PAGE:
## Author ORCID Identifier

**0000-0001-9336-1355**

## Standing

Undergraduate

## Type of Proposal

Oral Research Presentation

## Faculty

Faculty of Science

## Faculty Sponsor

Gordon Drake

## Proposal

Introduction:

The helium atom with two electrons serves as a model for many other three-body problems in atomic physics. Unlike hydrogen, it is the simplest system that cannot be solved exactly in the nonrelativistic limit; but it displays many of the complications found in multi-electron atoms. Thus, it has been researched extensively since the beginnings of quantum theory.

In this project, we compare the accuracy and speed of three methods of calculating eigenvalues of helium: Power Method, Tridiagonalization method, and Jacobi’s method by using David Bailey’s extended double quadruple precision (dq) module. This increases the numerical accuracy from 32 decimal digits in quadruple precision to 70 decimal digits in dq-precision - the machine epsilon is 7 x 10^{-70}.

Purpose:

- Study convergence without loss of accuracy or numerical stability.
- Compare our results with other values in previous calculations in the literature (with Dr. Drake’s and others' previous calculations).
- Compare the computation time for the three methods.

Methods:

1) Jacobi’s method: the slowest, but the most numerically stable (1 to 1.5 min)

The Jacobi method is used to find the complete set of eigenvalues of a symmetric matrix by repeated exact diagonalization of a 2 x 2 matrix formed by two diagonal elements and the matching largest off-diagonal element. This process is iterated until it converges.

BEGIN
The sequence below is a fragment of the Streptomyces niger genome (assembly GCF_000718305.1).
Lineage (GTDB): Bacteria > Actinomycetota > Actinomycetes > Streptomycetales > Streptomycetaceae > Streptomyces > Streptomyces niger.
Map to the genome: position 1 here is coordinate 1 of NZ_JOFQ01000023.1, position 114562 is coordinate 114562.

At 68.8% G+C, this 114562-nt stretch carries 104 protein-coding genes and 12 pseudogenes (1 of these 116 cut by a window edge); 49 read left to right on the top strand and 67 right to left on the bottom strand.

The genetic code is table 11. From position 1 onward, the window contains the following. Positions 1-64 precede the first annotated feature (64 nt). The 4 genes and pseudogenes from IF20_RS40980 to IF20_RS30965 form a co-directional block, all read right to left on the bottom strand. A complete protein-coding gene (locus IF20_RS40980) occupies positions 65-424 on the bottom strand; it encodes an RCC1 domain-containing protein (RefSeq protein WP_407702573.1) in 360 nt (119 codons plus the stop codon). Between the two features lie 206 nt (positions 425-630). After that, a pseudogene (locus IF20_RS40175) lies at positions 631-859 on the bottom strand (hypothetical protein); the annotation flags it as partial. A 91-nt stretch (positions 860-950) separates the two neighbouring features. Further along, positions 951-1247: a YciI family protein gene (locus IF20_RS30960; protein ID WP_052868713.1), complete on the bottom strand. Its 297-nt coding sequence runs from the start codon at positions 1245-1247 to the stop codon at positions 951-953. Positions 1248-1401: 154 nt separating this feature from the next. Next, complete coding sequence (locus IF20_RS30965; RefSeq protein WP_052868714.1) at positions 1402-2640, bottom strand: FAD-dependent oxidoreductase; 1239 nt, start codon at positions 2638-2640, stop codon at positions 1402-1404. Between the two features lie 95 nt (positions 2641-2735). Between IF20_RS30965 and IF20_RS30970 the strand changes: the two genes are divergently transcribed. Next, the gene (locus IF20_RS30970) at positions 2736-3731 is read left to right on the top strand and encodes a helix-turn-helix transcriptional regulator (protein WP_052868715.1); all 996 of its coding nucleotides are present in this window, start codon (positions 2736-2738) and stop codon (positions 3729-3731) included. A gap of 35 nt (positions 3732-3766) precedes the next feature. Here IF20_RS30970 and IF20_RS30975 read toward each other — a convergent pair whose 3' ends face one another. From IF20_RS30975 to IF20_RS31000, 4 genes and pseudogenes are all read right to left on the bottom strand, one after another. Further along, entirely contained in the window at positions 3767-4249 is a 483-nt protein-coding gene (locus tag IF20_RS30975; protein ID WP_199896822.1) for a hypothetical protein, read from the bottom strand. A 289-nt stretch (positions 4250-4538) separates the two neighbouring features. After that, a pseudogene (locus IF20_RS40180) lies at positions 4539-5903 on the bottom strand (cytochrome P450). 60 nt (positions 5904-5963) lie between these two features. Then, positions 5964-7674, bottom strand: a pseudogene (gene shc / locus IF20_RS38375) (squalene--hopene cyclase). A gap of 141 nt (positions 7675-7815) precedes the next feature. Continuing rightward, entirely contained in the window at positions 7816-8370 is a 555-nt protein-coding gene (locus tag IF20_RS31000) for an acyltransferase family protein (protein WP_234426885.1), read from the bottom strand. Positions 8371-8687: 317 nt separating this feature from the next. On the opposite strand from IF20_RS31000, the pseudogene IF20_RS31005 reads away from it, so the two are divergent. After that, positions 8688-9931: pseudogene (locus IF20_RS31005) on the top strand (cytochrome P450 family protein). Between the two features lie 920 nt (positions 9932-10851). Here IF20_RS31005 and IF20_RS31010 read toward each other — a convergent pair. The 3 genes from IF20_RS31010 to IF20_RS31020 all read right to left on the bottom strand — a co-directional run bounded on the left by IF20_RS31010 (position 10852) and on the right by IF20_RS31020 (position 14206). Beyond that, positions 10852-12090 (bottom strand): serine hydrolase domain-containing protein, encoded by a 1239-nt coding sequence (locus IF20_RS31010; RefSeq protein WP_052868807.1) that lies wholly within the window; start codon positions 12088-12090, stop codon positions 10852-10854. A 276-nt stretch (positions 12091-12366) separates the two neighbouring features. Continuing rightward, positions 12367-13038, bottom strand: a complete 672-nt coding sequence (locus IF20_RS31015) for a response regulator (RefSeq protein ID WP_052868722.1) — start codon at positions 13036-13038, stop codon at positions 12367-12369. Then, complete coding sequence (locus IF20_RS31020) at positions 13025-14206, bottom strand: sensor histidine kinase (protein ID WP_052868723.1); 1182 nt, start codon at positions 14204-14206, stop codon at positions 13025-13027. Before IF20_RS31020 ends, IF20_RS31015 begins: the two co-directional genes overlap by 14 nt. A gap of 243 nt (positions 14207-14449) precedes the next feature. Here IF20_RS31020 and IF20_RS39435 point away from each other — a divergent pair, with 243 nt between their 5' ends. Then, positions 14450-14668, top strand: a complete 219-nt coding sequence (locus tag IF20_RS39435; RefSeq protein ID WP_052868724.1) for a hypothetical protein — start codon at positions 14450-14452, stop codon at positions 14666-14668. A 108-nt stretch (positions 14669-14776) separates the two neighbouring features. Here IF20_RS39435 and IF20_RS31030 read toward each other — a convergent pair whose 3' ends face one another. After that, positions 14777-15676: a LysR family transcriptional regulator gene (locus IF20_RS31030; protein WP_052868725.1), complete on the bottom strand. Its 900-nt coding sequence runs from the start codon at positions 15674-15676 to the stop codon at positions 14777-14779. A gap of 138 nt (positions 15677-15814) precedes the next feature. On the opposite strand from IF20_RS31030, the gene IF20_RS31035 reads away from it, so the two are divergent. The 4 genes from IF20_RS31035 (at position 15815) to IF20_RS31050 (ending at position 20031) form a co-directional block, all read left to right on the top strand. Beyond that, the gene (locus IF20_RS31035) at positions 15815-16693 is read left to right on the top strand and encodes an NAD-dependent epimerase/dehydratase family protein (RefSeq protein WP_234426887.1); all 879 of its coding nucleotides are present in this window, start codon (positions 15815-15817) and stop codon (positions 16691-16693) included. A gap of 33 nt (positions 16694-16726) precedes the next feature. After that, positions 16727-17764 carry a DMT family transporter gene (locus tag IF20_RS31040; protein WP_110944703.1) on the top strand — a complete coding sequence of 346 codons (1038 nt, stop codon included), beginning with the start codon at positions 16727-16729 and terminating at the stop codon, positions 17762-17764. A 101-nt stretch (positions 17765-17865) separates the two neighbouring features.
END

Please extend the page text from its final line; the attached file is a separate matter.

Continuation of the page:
2) Tri-diagonalization method (about 20 seconds). Tridiagonalization method reduces a Hermitian matrix to tridiagonal form that is then diagonalized to find the complete set of eigenvalues and eigenvectors.

3) Power method with inverse iteration (2-3 seconds): converges to the single eigenvalue that is closest to an initial guess and corresponding eigenvector.

Findings: In progress

## Availability

March 29th, and April 1st

Study of Numerical Methods to Solve the Quantum Mechanical Three-Body Problem

Introduction:

The helium atom with two electrons serves as a model for many other three-body problems in atomic physics. Unlike hydrogen, it is the simplest system that cannot be solved exactly in the nonrelativistic limit; but it displays many of the complications found in multi-electron atoms. Thus, it has been researched extensively since the beginnings of quantum theory.

In this project, we compare the accuracy and speed of three methods of calculating eigenvalues of helium: Power Method, Tridiagonalization method, and Jacobi’s method by using David Bailey’s extended double quadruple precision (dq) module. This increases the numerical accuracy from 32 decimal digits in quadruple precision to 70 decimal digits in dq-precision - the machine epsilon is 7 x 10^{-70}.

Purpose:

- Study convergence without loss of accuracy or numerical stability.
- Compare our results with other values in previous calculations in the literature (with Dr. Drake’s and others' previous calculations).
- Compare the computation time for the three methods.

Methods:

1) Jacobi’s method: the slowest, but the most numerically stable (1 to 1.5 min)

The Jacobi method is used to find the complete set of eigenvalues of a symmetric matrix by repeated exact diagonalization of a 2 x 2 matrix formed by two diagonal elements and the matching largest off-diagonal element. This process is iterated until it converges.

2) Tri-diagonalization method (about 20 seconds). Tridiagonalization method reduces a Hermitian matrix to tridiagonal form that is then diagonalized to find the complete set of eigenvalues and eigenvectors.

3) Power method with inverse iteration (2-3 seconds): converges to the single eigenvalue that is closest to an initial guess and corresponding eigenvector.

Findings: In progress